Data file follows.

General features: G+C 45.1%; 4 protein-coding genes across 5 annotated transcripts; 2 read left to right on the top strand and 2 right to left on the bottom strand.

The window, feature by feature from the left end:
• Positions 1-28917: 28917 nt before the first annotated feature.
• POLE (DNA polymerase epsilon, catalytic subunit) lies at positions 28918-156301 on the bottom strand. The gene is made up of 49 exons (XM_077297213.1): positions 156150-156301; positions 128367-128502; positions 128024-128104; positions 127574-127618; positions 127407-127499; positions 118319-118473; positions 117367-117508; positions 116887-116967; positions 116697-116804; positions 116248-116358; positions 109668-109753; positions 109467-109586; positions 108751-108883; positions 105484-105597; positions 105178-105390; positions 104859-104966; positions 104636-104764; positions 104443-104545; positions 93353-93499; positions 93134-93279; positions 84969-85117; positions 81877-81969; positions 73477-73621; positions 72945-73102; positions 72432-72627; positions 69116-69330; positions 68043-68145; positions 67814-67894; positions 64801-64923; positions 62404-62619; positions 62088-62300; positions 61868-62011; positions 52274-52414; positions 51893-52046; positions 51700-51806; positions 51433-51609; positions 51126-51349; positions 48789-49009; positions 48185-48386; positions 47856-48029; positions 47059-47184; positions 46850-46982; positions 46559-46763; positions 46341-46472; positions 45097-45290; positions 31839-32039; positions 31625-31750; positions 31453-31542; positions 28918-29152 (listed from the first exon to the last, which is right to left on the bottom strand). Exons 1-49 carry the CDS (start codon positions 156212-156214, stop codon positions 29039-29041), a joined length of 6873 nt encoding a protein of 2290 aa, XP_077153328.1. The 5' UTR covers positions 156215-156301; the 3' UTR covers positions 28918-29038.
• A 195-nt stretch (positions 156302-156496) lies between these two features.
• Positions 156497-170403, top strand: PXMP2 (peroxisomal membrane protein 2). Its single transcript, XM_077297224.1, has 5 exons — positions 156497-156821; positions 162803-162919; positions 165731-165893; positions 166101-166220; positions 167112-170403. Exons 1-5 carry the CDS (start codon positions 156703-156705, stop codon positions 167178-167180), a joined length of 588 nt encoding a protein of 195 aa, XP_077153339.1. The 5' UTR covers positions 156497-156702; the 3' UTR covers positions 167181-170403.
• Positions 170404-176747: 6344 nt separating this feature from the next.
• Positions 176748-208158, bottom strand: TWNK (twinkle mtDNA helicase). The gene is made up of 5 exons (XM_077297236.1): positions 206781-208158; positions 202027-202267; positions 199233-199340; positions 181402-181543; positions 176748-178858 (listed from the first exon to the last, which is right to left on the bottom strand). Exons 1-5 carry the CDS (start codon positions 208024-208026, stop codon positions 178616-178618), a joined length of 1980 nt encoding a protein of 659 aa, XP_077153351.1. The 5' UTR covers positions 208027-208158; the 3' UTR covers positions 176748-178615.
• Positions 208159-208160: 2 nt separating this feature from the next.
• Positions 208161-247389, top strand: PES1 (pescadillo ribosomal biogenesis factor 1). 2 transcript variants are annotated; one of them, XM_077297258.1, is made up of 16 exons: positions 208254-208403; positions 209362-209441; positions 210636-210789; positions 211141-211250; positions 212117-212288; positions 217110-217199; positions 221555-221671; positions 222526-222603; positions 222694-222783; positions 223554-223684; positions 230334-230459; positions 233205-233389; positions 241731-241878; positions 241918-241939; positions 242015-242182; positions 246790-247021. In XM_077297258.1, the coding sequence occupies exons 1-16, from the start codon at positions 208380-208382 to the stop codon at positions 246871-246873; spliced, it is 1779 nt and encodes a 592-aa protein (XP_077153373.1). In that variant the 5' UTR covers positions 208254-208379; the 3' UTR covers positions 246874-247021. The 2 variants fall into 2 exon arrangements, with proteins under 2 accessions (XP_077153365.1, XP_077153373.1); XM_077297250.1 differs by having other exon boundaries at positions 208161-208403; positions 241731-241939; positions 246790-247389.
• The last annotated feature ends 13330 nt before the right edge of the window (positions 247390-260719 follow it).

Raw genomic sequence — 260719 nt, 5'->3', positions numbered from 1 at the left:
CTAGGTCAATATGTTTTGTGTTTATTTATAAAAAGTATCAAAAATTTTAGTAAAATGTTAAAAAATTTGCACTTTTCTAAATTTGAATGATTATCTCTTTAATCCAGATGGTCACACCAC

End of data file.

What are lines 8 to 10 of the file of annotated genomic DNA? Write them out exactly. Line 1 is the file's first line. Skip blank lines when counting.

• Positions 176748-208158, bottom strand: TWNK (twinkle mtDNA helicase). The gene is made up of 5 exons (XM_077297236.1): positions 206781-208158; positions 202027-202267; positions 199233-199340; positions 181402-181543; positions 176748-178858 (listed from the first exon to the last, which is right to left on the bottom strand). Exons 1-5 carry the CDS (start codon positions 208024-208026, stop codon positions 178616-178618), a joined length of 1980 nt encoding a protein of 659 aa, XP_077153351.1. The 5' UTR covers positions 208027-208158; the 3' UTR covers positions 176748-178615.
• Positions 208159-208160: 2 nt separating this feature from the next.
• Positions 208161-247389, top strand: PES1 (pescadillo ribosomal biogenesis factor 1). 2 transcript variants are annotated; one of them, XM_077297258.1, is made up of 16 exons: positions 208254-208403; positions 209362-209441; positions 210636-210789; positions 211141-211250; positions 212117-212288; positions 217110-217199; positions 221555-221671; positions 222526-222603; positions 222694-222783; positions 223554-223684; positions 230334-230459; positions 233205-233389; positions 241731-241878; positions 241918-241939; positions 242015-242182; positions 246790-247021. In XM_077297258.1, the coding sequence occupies exons 1-16, from the start codon at positions 208380-208382 to the stop codon at positions 246871-246873; spliced, it is 1779 nt and encodes a 592-aa protein (XP_077153373.1). In that variant the 5' UTR covers positions 208254-208379; the 3' UTR covers positions 246874-247021. The 2 variants fall into 2 exon arrangements, with proteins under 2 accessions (XP_077153365.1, XP_077153373.1); XM_077297250.1 differs by having other exon boundaries at positions 208161-208403; positions 241731-241939; positions 246790-247389.